Naro Center Will Be Home to Korea's Dreams of Space Exploration

      June 12, 2009 11:21

      The Naro Space Center, embodying Korea's aspirations to explore space, was completed Thursday in Goheung, South Jeolla Province. Construction began eight and a half years ago in December of 2000, and its completion means Korea has become only the 13th country in the world to possess its own space center. KSLV-I, the country's first space launch vehicle, will lift off from the Naro Space Center in July, carrying the Science and Technology Satellite-2. If the satellite successfully enters orbit, Korea will become the 10th country in the world to achieve such a feat on its own, and mark Korea's first step towards becoming an advanced country in terms of space exploration.

      Hyundai Heavy Industries and other domestic companies built the space center, based on a Russian blueprint, experiencing many problems on the way. Russia sent Korea the blueprint for the launch pad -- 21,631 A3 pages worth of information -- in March, 2007, four months later than promised. A further eight months were then spent changing the blueprint so that it met Korean specifications.

      Russian experts said it would take at least 23 months to build a launch pad, even if their own technicians did it. However, Korea built it in just 19 months, while also developing 80 percent of the related technology on its own. The Russians were so impressed with Korea's skill in building the launch pad that KBTM, a Russian design company, has asked Korea to join a consortium building a new launch pad at the Baikonur Cosmodrome in Kazhakstan. Naro is the crowning result of the sweat and passion of our researchers and technicians who worked away from their families and without holidays.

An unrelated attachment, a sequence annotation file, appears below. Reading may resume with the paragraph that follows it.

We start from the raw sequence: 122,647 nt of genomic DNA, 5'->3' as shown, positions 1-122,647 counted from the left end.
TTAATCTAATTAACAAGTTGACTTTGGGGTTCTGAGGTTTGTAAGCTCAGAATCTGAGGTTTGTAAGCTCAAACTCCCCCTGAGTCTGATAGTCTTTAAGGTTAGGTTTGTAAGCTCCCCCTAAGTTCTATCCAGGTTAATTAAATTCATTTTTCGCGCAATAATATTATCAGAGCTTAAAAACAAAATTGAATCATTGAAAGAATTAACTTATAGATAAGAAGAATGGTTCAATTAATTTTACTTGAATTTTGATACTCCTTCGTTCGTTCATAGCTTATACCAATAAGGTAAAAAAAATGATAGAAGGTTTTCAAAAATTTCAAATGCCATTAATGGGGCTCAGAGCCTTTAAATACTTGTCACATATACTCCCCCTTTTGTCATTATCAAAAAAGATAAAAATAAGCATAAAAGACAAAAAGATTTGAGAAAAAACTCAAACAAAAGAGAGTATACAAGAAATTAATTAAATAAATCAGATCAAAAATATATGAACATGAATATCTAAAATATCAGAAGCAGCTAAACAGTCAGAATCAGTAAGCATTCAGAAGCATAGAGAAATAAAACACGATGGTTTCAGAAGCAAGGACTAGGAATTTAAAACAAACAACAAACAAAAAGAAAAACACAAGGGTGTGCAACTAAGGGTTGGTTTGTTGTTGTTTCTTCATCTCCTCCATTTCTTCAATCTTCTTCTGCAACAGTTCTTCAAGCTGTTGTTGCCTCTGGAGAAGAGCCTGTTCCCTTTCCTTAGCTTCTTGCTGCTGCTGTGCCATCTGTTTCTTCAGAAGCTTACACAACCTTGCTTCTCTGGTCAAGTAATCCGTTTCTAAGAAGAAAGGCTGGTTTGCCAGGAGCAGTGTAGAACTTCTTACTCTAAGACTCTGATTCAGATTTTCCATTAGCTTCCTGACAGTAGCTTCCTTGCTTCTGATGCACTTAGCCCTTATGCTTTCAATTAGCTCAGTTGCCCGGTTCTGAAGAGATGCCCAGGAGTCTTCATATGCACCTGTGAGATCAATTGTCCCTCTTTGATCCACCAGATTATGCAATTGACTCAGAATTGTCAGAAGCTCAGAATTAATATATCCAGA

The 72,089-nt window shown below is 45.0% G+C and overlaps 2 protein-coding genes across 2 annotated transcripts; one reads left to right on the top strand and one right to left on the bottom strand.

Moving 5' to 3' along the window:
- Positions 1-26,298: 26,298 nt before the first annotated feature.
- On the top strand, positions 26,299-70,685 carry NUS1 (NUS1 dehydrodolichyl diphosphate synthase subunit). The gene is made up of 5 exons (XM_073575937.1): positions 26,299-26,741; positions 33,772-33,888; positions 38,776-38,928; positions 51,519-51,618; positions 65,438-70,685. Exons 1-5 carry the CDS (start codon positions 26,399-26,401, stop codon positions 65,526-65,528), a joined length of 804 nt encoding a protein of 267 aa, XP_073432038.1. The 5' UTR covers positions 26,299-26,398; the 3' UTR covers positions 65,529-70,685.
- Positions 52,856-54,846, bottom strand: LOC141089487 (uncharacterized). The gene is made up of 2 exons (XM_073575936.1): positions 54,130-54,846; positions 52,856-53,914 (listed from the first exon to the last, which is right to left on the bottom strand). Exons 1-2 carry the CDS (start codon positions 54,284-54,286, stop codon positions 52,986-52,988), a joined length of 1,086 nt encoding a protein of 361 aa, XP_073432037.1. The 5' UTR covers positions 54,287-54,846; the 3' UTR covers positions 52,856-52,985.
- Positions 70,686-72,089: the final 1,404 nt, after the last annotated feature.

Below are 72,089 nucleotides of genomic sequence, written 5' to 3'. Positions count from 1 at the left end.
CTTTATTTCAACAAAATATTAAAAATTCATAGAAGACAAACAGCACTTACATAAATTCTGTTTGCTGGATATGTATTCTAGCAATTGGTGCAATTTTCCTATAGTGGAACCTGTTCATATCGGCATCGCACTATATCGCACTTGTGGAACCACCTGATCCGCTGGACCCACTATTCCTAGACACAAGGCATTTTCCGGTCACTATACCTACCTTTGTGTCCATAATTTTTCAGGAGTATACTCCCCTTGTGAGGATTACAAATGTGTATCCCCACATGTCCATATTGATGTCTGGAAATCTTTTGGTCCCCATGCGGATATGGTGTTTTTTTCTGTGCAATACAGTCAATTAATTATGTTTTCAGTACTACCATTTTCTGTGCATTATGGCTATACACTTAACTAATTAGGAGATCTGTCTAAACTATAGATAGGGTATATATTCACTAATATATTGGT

Space is the final frontier for the human race. The world's major powers, including the United States, Russia, Europe, China, Japan and India have set out to explore and tap into outer space not only for national pride but also for economic benefits and national security. The space industry encompasses a wide array of high technologies, ranging from electronics, machinery and chemistry to materials, and therefore has far reaching impacts for a country. In the course of building the Naro Space Center, Korean companies were able to acquire valuable know-how in ultraclean, high pressure and cryogenic technologies. The first space rocket KSLV-1 named Naro cost W502.5 billion (US$1=W1,253) to build, but its economic benefits are estimated to be worth W3 trillion.

      The task facing Korea is to become able to build a space launch vehicle using 100 percent of its own technologies. With the KSLV-1, Russian scientists built the core propulsion system. But Korea now plans to build another launch rocket by 2018 using its own technologies. There are also plans to launch a lunar exploration satellite in 2020 and a lunar landing vehicle in 2025. The Naro Space Center is the very starting point from which all Korea's dreams of space exploration are being realized.

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